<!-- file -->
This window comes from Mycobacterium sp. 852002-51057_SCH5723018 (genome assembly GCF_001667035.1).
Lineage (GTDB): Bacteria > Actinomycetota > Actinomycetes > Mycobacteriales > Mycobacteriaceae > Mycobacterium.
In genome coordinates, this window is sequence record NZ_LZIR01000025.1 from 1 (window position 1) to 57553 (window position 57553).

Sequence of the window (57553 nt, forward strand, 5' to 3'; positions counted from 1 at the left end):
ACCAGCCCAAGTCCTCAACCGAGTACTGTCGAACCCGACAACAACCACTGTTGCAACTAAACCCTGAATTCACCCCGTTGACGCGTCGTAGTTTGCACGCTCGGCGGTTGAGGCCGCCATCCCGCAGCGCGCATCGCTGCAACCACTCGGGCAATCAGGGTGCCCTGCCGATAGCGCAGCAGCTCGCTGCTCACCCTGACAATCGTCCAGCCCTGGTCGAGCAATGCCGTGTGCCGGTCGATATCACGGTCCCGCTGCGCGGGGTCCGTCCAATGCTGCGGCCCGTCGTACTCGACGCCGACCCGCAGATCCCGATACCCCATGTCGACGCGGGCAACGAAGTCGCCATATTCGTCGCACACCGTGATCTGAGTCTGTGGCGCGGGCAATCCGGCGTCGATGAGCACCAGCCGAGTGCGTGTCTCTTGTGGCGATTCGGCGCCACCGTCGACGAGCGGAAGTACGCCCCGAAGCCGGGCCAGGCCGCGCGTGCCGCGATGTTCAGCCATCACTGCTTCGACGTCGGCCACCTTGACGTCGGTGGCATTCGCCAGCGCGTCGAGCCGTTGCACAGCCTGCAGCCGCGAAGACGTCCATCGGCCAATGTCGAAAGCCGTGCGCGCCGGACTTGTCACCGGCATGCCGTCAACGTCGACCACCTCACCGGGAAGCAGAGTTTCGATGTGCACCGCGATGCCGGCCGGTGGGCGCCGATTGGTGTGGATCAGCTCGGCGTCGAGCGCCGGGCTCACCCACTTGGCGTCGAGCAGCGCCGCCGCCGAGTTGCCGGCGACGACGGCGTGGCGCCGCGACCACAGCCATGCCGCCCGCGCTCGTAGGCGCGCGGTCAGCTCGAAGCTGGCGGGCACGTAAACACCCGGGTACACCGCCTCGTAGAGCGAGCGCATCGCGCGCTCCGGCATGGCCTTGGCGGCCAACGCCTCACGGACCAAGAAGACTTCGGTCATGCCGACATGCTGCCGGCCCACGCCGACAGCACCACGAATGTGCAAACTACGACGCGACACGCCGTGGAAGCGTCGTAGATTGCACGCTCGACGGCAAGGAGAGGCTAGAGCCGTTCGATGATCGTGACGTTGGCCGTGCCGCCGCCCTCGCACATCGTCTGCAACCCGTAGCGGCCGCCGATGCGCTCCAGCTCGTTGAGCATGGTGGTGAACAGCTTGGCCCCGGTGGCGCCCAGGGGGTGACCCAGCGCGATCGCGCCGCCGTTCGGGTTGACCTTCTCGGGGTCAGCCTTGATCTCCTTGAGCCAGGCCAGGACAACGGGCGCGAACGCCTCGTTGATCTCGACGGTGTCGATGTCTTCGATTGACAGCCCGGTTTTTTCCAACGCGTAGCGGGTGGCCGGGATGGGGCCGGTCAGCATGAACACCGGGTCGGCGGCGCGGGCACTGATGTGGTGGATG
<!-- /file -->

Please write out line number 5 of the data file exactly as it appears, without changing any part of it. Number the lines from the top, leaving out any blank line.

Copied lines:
ACCAGCCCAAGTCCTCAACCGAGTACTGTCGAACCCGACAACAACCACTGTTGCAACTAAACCCTGAATTCACCCCGTTGACGCGTCGTAGTTTGCACGCTCGGCGGTTGAGGCCGCCATCCCGCAGCGCGCATCGCTGCAACCACTCGGGCAATCAGGGTGCCCTGCCGATAGCGCAGCAGCTCGCTGCTCACCCTGACAATCGTCCAGCCCTGGTCGAGCAATGCCGTGTGCCGGTCGATATCACGGTCCCGCTGCGCGGGGTCCGTCCAATGCTGCGGCCCGTCGTACTCGACGCCGACCCGCAGATCCCGATACCCCATGTCGACGCGGGCAACGAAGTCGCCATATTCGTCGCACACCGTGATCTGAGTCTGTGGCGCGGGCAATCCGGCGTCGATGAGCACCAGCCGAGTGCGTGTCTCTTGTGGCGATTCGGCGCCACCGTCGACGAGCGGAAGTACGCCCCGAAGCCGGGCCAGGCCGCGCGTGCCGCGATGTTCAGCCATCACTGCTTCGACGTCGGCCACCTTGACGTCGGTGGCATTCGCCAGCGCGTCGAGCCGTTGCACAGCCTGCAGCCGCGAAGACGTCCATCGGCCAATGTCGAAAGCCGTGCGCGCCGGACTTGTCACCGGCATGCCGTCAACGTCGACCACCTCACCGGGAAGCAGAGTTTCGATGTGCACCGCGATGCCGGCCGGTGGGCGCCGATTGGTGTGGATCAGCTCGGCGTCGAGCGCCGGGCTCACCCACTTGGCGTCGAGCAGCGCCGCCGCCGAGTTGCCGGCGACGACGGCGTGGCGCCGCGACCACAGCCATGCCGCCCGCGCTCGTAGGCGCGCGGTCAGCTCGAAGCTGGCGGGCACGTAAACACCCGGGTACACCGCCTCGTAGAGCGAGCGCATCGCGCGCTCCGGCATGGCCTTGGCGGCCAACGCCTCACGGACCAAGAAGACTTCGGTCATGCCGACATGCTGCCGGCCCACGCCGACAGCACCACGAATGTGCAAACTACGACGCGACACGCCGTGGAAGCGTCGTAGATTGCACGCTCGACGGCAAGGAGAGGCTAGAGCCGTTCGATGATCGTGACGTTGGCCGTGCCGCCGCCCTCGCACATCGTCTGCAACCCGTAGCGGCCGCCGATGCGCTCCAGCTCGTTGAGCATGGTGGTGAACAGCTTGGCCCCGGTGGCGCCCAGGGGGTGACCCAGCGCGATCGCGCCGCCGTTCGGGTTGACCTTCTCGGGGTCAGCCTTGATCTCCTTGAGCCAGGCCAGGACAACGGGCGCGAACGCCTCGTTGATCTCGACGGTGTCGATGTCTTCGATTGACAGCCCGGTTTTTTCCAACGCGTAGCGGGTGGCCGGGATGGGGCCGGTCAGCATGAACACCGGGTCGGCGGCGCGGGCACTGATGTGGTGGATG